The Nokia 6.2 is equipped with the same display as the Nokia 7.2 - it's a 6.3-inch display with a 1080x2280px resolution in a 19:9 aspect - the math works out to a nice and round 400ppi. And just like the 7.2, the 6.2 panel is HDR10-capable LCD that Nokia brands PureDisplay.
We measured a maximum brightness of around 514 nits when adjusting the slider manually, with a moderate boost to up to 580nits under direct light with adaptive brightness engaged.
We've gotten accustomed to seeing OLED displays most of the time, but for this LCD we need to mention contrast - we got a 1525:1 reading - a very good ratio but you may be seeing some glow in the blacks.
|Display test||100% brightness|
|Black, cd/m2||White, cd/m2|
Now let's talk colors. Out of the box, the phone comes with the PureDisplay feature enabled with Dynamic color mode switched on and an SDR to HDR upconversion magic on as well. If you leave the Dynamic Color on - you will be getting color reproduction tuned for the currently displayed content and thus don't expect accuracy to a specific target. If you leave it off - the display complies to DCI-P3 color space with a fairly good reproduction with an average deltaE of 4.7 with somewhat bluish white and grays.
There is this one toggle in PureDisplay that arrives in an off state - Auto white balance. It can help reduce the blueness, to a certain extent and lowers the average deltaE down to 2.5. However, that only depends on the ambient light - it's sort of like Apple's True Tone feature. It will adjust the display's color reproduction according to the ambient light temperature and potentially produce truer colors. The thing is though, while it will likely yield consistent results when exposed to the same light, you can't rely on it to give you the same colors between different environments.
Nokia says the 6.2's display is HDR10 compliant, just like it said for the 7.2's. And just like before, we just couldn't get YouTube or Netflix to agree on that, and we only got SDR streams from these two.
The Nokia 6.2 is powered by a 3,500mAh battery - that's the same as Nokia 7.2's. The supplied charger is 5V/2A or 10W, and it will refill 35% of a depleted battery in 30 mins and reaches 100% in about 2 hours. Unfortunately, the Nokia 6.2 lacks Quick Charge support, so 10W is the best it can do.
We concluded our battery life test, and the results are far from impressive. The Nokia 6.2 can do north of 10 hours in web browsing mode or last you eight and half hours watching videos. All these numbers (plus the average standby power draw) work out to an overall Endurance rating of 73 hours.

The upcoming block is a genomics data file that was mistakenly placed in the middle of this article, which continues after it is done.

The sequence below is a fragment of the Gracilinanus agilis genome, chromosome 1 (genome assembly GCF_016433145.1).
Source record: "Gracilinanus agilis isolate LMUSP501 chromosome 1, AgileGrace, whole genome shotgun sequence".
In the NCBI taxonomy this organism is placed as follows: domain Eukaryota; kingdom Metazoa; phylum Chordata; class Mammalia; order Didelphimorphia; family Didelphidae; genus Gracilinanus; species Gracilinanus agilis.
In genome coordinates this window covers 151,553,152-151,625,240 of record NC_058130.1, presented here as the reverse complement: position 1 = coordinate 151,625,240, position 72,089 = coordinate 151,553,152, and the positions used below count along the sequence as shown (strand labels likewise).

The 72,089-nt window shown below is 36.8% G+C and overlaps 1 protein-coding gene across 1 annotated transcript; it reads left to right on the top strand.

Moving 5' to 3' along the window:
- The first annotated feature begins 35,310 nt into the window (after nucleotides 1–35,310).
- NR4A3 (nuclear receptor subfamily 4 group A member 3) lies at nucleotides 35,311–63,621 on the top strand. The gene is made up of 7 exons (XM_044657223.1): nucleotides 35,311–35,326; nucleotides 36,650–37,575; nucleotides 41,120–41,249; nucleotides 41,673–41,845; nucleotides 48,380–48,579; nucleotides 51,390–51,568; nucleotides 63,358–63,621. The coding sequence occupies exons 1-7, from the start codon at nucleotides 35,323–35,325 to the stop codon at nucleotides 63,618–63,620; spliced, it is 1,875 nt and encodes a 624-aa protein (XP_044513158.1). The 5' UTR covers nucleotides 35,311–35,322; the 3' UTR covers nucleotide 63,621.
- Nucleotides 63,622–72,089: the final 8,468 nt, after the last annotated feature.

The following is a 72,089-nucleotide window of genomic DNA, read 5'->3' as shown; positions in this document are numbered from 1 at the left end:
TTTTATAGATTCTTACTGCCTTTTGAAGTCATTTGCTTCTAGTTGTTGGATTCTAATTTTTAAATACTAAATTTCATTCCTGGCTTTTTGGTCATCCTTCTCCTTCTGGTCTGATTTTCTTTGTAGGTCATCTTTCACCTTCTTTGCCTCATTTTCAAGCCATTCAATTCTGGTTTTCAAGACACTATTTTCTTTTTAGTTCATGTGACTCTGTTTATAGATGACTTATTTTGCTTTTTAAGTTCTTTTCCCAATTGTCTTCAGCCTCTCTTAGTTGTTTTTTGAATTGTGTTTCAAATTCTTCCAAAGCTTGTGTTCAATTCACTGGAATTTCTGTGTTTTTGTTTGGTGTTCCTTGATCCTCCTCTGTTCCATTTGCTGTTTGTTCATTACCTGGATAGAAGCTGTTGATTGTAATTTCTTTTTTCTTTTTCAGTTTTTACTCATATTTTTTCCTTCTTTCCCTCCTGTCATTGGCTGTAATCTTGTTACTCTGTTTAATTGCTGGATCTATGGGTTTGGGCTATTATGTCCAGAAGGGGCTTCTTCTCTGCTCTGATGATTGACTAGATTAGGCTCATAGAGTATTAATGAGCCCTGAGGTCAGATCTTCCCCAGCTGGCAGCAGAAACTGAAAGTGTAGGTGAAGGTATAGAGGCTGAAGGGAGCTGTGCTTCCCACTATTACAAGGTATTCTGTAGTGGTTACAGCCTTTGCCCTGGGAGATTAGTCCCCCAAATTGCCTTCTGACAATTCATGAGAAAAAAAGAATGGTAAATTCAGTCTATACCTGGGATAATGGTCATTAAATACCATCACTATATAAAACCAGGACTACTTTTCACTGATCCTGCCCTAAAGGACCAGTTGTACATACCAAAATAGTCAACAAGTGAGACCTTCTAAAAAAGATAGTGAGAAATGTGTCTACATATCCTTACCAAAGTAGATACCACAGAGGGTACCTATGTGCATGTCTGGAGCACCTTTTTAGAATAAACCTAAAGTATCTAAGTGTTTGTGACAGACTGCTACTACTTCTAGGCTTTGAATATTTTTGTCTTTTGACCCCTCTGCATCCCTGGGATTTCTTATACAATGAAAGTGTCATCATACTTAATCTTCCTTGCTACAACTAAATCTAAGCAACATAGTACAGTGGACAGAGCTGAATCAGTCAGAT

Our battery tests were automated thanks to SmartViser, using its viSer App. The endurance rating above denotes how long a single battery charge will last you if you use the Nokia 6.2 for an hour each of telephony, web browsing, and video playback daily. We've established this usage pattern so that our battery results are comparable across devices in the most common day-to-day tasks. The battery testing procedure is described in detail in case you're interested in the nitty-gritty. You can check out our complete battery test table, where you can see how all of the smartphones we've tested will compare under your own typical use.
The Nokia 6.2 has a single loudspeaker diverting sound through 2 cutouts on the bottom of the phone.
The speaker loudness is average, earning a 'Good' combined rating in our test. Sound quality isn't particularly great, and while it will do for ring tones, music videos sounded dull and uninspiring to us with muffled highs and non-existing lows.
|Speakerphone test||Voice, dB||Ringing ||Overall score|
When it comes to output through the 3.5mm audio jack, the Nokia 6.2 was a near-perfect match for the Nokia 7.2. It did splendidly with an external amplifier with excellent scores top to bottom. The phone fared very well with headphones too, with the only thing to suffer being stereo separation and that a smaller than average hit.
Loudness was disappointing in both scenarios, which is something to keep in mind if you have high impedance headphones or like ear-busting volume levels.
|Test||Frequency response||Noise level||Dynamic range||THD||IMD + Noise||Stereo crosstalk|
You can learn more about the tested parameters and the whole testing process here.